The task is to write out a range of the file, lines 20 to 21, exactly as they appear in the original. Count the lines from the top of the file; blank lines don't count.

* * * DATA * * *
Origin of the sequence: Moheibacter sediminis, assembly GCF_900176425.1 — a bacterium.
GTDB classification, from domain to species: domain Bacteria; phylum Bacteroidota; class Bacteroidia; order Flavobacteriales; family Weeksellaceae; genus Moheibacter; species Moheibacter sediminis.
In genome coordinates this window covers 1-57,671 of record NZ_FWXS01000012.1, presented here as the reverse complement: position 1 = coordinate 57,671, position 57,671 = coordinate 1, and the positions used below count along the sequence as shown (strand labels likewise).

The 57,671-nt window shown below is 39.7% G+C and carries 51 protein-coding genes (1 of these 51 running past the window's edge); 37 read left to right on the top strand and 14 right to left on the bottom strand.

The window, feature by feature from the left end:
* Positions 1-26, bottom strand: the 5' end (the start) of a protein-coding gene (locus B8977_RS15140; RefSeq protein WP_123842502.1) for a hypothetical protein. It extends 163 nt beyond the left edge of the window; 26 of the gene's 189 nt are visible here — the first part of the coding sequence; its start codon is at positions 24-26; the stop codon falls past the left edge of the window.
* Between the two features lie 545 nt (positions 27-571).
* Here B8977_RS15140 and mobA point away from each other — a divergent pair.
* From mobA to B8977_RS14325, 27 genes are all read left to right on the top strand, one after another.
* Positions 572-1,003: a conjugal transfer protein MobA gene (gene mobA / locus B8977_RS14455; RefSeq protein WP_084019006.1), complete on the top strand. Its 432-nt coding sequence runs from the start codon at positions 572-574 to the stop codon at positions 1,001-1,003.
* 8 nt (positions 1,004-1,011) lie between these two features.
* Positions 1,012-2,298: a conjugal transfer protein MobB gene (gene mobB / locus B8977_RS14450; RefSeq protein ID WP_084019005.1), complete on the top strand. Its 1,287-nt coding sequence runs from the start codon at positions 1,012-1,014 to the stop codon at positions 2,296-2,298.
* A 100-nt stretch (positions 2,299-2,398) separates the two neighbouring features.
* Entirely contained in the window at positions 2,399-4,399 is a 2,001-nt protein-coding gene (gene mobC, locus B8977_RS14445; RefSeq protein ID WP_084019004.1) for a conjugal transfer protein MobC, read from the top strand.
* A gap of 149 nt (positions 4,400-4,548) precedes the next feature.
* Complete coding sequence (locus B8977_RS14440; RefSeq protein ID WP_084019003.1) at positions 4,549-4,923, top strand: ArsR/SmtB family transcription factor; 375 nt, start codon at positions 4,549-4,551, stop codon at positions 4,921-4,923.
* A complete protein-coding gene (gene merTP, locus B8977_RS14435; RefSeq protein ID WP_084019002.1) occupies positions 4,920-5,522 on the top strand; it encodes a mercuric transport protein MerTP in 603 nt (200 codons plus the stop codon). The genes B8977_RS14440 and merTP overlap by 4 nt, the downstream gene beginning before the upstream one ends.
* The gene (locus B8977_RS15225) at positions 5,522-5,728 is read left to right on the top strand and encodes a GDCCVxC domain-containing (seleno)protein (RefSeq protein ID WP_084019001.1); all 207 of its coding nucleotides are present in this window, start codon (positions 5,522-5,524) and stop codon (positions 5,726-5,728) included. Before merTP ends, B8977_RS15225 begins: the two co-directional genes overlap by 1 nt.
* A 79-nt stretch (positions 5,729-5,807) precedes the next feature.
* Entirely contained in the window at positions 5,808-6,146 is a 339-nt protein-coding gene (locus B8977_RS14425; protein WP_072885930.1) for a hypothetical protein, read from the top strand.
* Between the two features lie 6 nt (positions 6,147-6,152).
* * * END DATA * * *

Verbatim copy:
* Entirely contained in the window at positions 5,808-6,146 is a 339-nt protein-coding gene (locus B8977_RS14425; protein WP_072885930.1) for a hypothetical protein, read from the top strand.
* Between the two features lie 6 nt (positions 6,147-6,152).